by Larissa Belote:
Does most of your food come from packages? Do you use oils for cooking that are sensitive to heat and ultimately toxic? If yes, then you are using too many PUFA’s!
PUFA stands for polyunsaturated fat. Fats are differentiated based on how many double bonds they have. PUFAs contain more than one double bond while saturated fats have no double bonds and monounsaturated fats contain only one double bond. These bonds can be understood as a kink in the chain—the more kinks, the weaker the chain, and the more sensitive the fat. Sensitivity refers to how delicate the fat is to elements like oxygen and heat. Once the fat has been denatured (through exposure to oxygen), it is rancid and becomes toxic.
Although many labels have “heart healthy” written on them to note that the food is low in saturated fat, this is absolutely not true! Thus, there is a direct connection between polyunsaturated fats and heart disease, but unfortunately, you won’t find them marked anywhere on your packaged foods. PUFAs have become so common in packaged foods that when in doubt, you can almost assume they will contain some. Dietary PUFAs are Omega 3, 6, and 9 fatty acids. You might be saying to yourself that: “Aren’t these the healthy kinds of fats?” The truth is, when it comes to fats, especially PUFAs, we do need them in our diet, the key is what kinds, what amounts, and how they were processed.
The most common source of dietary PUFAs in packaged foods is cooking oils. Most cooking oils used in foods and restaurants are made from polyunsaturated fats, making them instantly rancid. These fats are so common it’s twofold: first of all, these processed oils are extremely heat resistant. Secondly, they are cheap. Some of the most common sources of dietary PUFAs include: Canola oil, Cottonseed oil, Corn oil, Soybean oil, Sunflower oil, Safflower oil, Grapeseed oil, Ricebran oil, Peanut oil, Flaxseed oil, Vegetable oil (which is a blanket name for many of these oils). These fats are found in almost every processed food in the supermarket, notably in margarine, chips, crackers, cakes, cookies, bread, other baked goods, condiments, and salad dressings.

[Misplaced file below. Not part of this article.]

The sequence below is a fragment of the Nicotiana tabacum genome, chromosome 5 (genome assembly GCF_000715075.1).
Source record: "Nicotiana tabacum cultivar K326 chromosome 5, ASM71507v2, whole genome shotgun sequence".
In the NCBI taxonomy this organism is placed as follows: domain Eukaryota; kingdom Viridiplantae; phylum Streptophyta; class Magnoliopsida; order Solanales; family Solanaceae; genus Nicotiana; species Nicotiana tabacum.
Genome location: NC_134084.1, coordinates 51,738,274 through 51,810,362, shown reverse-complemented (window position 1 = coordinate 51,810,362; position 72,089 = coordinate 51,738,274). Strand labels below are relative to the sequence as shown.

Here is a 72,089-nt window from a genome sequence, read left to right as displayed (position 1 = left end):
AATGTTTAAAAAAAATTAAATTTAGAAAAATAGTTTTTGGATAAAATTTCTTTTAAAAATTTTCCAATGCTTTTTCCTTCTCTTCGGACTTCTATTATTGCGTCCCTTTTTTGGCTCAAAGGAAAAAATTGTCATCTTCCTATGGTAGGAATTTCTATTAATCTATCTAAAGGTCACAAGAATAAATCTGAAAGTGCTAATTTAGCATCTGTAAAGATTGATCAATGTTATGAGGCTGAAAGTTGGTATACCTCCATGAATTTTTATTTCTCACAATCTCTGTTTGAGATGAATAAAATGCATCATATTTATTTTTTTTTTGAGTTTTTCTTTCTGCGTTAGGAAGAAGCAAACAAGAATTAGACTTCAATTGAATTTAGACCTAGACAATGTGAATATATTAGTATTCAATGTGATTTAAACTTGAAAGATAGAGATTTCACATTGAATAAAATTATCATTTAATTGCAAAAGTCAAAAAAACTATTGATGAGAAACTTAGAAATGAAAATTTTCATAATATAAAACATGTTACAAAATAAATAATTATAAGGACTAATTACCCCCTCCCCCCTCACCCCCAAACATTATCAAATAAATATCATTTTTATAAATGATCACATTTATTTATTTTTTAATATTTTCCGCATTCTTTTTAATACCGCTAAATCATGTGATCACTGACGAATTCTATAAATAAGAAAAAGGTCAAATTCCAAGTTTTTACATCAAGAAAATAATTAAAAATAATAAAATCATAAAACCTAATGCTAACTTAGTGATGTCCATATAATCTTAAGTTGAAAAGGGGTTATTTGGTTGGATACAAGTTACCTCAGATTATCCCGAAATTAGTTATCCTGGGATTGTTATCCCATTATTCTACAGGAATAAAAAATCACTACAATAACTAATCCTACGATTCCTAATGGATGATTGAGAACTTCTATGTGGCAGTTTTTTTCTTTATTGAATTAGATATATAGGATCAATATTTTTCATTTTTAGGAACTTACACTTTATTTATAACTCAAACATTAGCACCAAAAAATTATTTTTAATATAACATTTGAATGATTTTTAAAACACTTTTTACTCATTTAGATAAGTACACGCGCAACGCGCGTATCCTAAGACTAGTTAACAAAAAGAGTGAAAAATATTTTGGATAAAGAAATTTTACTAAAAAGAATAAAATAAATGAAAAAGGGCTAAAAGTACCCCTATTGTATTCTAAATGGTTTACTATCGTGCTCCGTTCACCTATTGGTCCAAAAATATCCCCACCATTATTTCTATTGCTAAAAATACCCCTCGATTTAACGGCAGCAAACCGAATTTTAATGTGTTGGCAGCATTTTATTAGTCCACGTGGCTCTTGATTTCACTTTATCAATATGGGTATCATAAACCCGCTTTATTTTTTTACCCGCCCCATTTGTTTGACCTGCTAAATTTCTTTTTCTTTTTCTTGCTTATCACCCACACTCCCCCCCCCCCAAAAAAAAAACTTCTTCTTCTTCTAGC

Although some PUFAs are toxic, they aren’t all bad. In fact, consuming specific kinds of PUFAs is incredibly important. Omega 3, 6, and 9’s are only available through dietary sources because we do not make them endogenously. There are two rules in consuming the right kind of PUFA’s:
1. Consume Only Wholefood PUFAs, As Raw as Possible - This means you can eat nuts and seeds but avoid nut and seed oils. So reading the labels is a must.
Fish oil is another example of a processed PUFA to avoid. Properly sourced small fatty fish are some of the most nutrient-dense foods on the planet, but avoid consuming these fats in the form of processed fish oil. When consuming PUFA containing whole foods, eat them as unheated and as fresh as possible. Eat raw nuts instead of roasted, use olive, coconut and avocado oil.
2. Consume correct balance of Omega 3 to 6 Ratios – The correct balance is ratios about 1:1 or 1:2, but because of how prevalent PUFAs are in packaged foods and used so commonly as cooking oils, the 3 to 6 ratio is off. In the modern American diet, most people have an Omega 3 to 6 ratio of 1:15 or more!
Omega 3’s essentially come from fish. Although some plant foods, like chia seeds, contain Omega 3’s as ALA, they have extremely low bioavailability in humans. On the other hand, Fish is loaded with DHA and EPA, the fat-soluble Omega 3’s that are very bioavailable in humans. Omega 6’s, on the other hand, are everywhere. They are found in nuts, legumes, margarine and all those packaged foods and condiments mentioned earlier that contain nut, seed, or vegetable oils. Fast food chains cook in them, as do restaurants. As a result of the high prevalence of Omega 6s in the food industry, a typical diet is highly imbalanced in favor of Omega 6 fatty acids. Unfortunately, too many Omega 6 fats lead to chronic inflamation in the body, associated with nearly ever disease model. So if you have whole fish regularly and avoid eating too many nuts, your ration will be optimal!